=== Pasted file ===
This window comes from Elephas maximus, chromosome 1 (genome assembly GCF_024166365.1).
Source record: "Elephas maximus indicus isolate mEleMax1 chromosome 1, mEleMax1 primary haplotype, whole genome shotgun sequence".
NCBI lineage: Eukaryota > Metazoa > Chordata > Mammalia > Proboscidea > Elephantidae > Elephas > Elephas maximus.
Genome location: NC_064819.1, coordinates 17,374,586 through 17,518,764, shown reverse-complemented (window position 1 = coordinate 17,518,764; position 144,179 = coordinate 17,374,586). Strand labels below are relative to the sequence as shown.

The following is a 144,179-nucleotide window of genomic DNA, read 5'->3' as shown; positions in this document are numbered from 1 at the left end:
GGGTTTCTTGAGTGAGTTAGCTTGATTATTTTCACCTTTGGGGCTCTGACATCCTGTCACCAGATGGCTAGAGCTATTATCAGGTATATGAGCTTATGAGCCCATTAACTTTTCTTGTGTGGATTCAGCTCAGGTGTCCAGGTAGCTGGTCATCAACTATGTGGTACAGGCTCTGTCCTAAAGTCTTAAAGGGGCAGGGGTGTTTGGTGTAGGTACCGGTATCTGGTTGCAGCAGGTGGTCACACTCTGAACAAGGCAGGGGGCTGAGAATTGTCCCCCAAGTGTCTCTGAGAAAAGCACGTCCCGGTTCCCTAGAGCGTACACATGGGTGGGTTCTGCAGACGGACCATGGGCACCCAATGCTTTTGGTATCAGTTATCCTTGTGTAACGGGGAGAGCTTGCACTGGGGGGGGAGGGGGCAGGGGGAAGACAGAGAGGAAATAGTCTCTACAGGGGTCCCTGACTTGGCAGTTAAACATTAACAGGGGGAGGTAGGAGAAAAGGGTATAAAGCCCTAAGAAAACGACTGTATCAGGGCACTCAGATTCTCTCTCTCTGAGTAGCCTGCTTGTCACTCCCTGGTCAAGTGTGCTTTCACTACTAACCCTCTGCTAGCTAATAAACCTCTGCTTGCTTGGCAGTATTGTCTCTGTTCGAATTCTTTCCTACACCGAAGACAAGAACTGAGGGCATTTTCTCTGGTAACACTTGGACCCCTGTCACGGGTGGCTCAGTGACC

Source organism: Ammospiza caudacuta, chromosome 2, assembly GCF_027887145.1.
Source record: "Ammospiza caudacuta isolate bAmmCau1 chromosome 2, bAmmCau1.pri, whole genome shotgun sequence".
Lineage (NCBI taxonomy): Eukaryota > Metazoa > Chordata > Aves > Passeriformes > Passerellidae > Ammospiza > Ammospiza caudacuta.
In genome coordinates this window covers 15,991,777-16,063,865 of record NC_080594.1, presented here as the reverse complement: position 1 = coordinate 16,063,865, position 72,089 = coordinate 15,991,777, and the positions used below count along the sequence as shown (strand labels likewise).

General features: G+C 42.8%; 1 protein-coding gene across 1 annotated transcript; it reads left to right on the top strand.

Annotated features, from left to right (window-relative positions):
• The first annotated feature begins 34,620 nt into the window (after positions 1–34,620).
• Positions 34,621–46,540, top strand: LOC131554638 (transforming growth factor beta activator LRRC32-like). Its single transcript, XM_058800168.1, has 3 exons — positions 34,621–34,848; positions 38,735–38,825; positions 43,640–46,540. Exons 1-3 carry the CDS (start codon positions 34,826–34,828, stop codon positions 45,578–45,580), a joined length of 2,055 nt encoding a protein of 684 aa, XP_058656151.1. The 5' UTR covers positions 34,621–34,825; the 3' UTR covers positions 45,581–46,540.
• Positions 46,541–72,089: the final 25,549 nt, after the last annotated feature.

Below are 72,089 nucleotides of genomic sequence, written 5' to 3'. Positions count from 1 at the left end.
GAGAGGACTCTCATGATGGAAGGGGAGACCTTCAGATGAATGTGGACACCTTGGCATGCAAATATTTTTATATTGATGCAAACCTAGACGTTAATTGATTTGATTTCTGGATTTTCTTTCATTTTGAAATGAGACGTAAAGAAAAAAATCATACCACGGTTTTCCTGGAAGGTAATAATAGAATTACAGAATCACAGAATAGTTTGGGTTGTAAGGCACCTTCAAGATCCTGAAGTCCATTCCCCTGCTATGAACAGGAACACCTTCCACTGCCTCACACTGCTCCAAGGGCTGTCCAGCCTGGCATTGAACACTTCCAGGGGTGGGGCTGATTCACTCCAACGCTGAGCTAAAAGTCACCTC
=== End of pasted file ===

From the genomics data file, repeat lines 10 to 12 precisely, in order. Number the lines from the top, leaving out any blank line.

In genome coordinates this window covers 15,991,777-16,063,865 of record NC_080594.1, presented here as the reverse complement: position 1 = coordinate 16,063,865, position 72,089 = coordinate 15,991,777, and the positions used below count along the sequence as shown (strand labels likewise).

General features: G+C 42.8%; 1 protein-coding gene across 1 annotated transcript; it reads left to right on the top strand.

Annotated features, from left to right (window-relative positions):